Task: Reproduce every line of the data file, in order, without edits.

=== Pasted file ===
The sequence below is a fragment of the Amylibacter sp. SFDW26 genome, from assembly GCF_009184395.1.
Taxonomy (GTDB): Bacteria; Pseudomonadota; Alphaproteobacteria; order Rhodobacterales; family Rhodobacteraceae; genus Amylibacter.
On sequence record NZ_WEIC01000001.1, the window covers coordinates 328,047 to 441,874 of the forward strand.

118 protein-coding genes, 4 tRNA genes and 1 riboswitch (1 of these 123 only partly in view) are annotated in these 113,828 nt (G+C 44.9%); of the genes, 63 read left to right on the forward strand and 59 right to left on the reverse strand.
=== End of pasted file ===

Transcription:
The sequence below is a fragment of the Amylibacter sp. SFDW26 genome, from assembly GCF_009184395.1.
Taxonomy (GTDB): Bacteria; Pseudomonadota; Alphaproteobacteria; order Rhodobacterales; family Rhodobacteraceae; genus Amylibacter.
On sequence record NZ_WEIC01000001.1, the window covers coordinates 328,047 to 441,874 of the forward strand.

118 protein-coding genes, 4 tRNA genes and 1 riboswitch (1 of these 123 only partly in view) are annotated in these 113,828 nt (G+C 44.9%); of the genes, 63 read left to right on the forward strand and 59 right to left on the reverse strand.